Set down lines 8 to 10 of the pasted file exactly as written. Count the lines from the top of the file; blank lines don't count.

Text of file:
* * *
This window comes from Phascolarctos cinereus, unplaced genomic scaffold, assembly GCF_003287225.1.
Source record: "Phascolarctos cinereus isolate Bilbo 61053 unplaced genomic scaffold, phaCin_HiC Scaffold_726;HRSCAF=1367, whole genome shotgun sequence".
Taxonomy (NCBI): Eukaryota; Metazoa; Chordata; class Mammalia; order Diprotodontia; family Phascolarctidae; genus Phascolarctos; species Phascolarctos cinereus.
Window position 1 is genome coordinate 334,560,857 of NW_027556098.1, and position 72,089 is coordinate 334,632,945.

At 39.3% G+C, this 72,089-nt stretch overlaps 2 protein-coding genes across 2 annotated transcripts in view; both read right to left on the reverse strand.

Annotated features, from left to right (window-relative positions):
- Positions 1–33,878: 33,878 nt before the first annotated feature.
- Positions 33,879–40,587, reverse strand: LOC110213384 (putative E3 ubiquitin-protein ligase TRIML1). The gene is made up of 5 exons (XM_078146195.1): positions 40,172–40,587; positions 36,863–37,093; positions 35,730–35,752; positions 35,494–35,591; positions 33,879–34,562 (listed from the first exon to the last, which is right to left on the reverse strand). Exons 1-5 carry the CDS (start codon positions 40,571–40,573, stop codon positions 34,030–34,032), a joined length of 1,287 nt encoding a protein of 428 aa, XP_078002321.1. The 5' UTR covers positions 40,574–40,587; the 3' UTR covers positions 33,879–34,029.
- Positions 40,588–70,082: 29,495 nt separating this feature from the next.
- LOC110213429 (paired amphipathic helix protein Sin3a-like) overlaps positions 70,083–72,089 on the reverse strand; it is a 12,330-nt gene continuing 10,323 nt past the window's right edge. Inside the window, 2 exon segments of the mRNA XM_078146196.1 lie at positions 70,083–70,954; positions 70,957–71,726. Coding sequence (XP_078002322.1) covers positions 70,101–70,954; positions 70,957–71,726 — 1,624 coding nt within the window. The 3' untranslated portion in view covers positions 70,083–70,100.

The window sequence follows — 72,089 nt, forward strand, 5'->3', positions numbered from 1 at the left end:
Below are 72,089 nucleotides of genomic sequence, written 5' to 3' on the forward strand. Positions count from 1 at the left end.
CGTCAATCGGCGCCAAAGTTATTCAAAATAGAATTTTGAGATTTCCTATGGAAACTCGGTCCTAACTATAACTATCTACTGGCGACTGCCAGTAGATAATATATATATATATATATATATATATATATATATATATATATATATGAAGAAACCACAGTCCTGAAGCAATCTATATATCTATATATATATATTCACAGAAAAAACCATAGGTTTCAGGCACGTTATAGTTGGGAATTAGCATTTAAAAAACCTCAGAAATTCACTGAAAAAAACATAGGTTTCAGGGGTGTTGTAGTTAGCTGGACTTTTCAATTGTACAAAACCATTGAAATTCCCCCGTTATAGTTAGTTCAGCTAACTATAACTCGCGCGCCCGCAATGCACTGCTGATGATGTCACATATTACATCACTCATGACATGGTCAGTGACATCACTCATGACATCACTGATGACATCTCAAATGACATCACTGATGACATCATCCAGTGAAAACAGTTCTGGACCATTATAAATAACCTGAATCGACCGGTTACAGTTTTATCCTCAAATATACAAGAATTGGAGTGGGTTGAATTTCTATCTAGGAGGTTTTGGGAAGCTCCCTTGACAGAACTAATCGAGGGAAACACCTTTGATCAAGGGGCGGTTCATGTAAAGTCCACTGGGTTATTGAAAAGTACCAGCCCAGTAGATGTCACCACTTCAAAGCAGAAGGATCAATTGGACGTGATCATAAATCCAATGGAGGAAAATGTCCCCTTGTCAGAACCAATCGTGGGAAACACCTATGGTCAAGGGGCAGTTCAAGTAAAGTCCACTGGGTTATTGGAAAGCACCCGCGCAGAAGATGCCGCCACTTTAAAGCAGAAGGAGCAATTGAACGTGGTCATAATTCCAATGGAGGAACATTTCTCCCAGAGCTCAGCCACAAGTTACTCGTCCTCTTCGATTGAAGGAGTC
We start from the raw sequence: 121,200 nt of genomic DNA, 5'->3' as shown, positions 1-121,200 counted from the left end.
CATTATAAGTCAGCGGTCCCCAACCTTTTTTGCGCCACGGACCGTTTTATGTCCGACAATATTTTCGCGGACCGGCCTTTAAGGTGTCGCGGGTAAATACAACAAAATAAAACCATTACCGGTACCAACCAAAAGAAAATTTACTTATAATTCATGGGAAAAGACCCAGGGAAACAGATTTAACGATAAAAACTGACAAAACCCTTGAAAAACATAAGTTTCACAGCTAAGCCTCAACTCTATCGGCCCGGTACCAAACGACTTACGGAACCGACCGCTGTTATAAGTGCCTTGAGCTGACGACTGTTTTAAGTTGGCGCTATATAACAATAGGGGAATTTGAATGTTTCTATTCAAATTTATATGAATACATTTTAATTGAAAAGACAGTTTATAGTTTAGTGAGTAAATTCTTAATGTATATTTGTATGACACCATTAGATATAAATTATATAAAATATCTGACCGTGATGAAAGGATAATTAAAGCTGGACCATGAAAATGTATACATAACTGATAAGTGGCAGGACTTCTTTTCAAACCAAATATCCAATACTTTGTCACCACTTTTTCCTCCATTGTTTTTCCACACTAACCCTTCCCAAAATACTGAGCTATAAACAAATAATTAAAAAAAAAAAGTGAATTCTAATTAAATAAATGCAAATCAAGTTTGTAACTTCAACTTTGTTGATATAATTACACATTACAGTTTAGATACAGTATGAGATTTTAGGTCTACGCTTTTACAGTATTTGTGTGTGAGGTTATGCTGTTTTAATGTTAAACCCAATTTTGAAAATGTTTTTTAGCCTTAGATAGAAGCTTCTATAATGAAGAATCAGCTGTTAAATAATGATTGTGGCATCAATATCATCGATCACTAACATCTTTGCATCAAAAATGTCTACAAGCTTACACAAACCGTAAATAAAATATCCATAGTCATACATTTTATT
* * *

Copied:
- Positions 33,879–40,587, reverse strand: LOC110213384 (putative E3 ubiquitin-protein ligase TRIML1). The gene is made up of 5 exons (XM_078146195.1): positions 40,172–40,587; positions 36,863–37,093; positions 35,730–35,752; positions 35,494–35,591; positions 33,879–34,562 (listed from the first exon to the last, which is right to left on the reverse strand). Exons 1-5 carry the CDS (start codon positions 40,571–40,573, stop codon positions 34,030–34,032), a joined length of 1,287 nt encoding a protein of 428 aa, XP_078002321.1. The 5' UTR covers positions 40,574–40,587; the 3' UTR covers positions 33,879–34,029.
- Positions 40,588–70,082: 29,495 nt separating this feature from the next.
- LOC110213429 (paired amphipathic helix protein Sin3a-like) overlaps positions 70,083–72,089 on the reverse strand; it is a 12,330-nt gene continuing 10,323 nt past the window's right edge. Inside the window, 2 exon segments of the mRNA XM_078146196.1 lie at positions 70,083–70,954; positions 70,957–71,726. Coding sequence (XP_078002322.1) covers positions 70,101–70,954; positions 70,957–71,726 — 1,624 coding nt within the window. The 3' untranslated portion in view covers positions 70,083–70,100.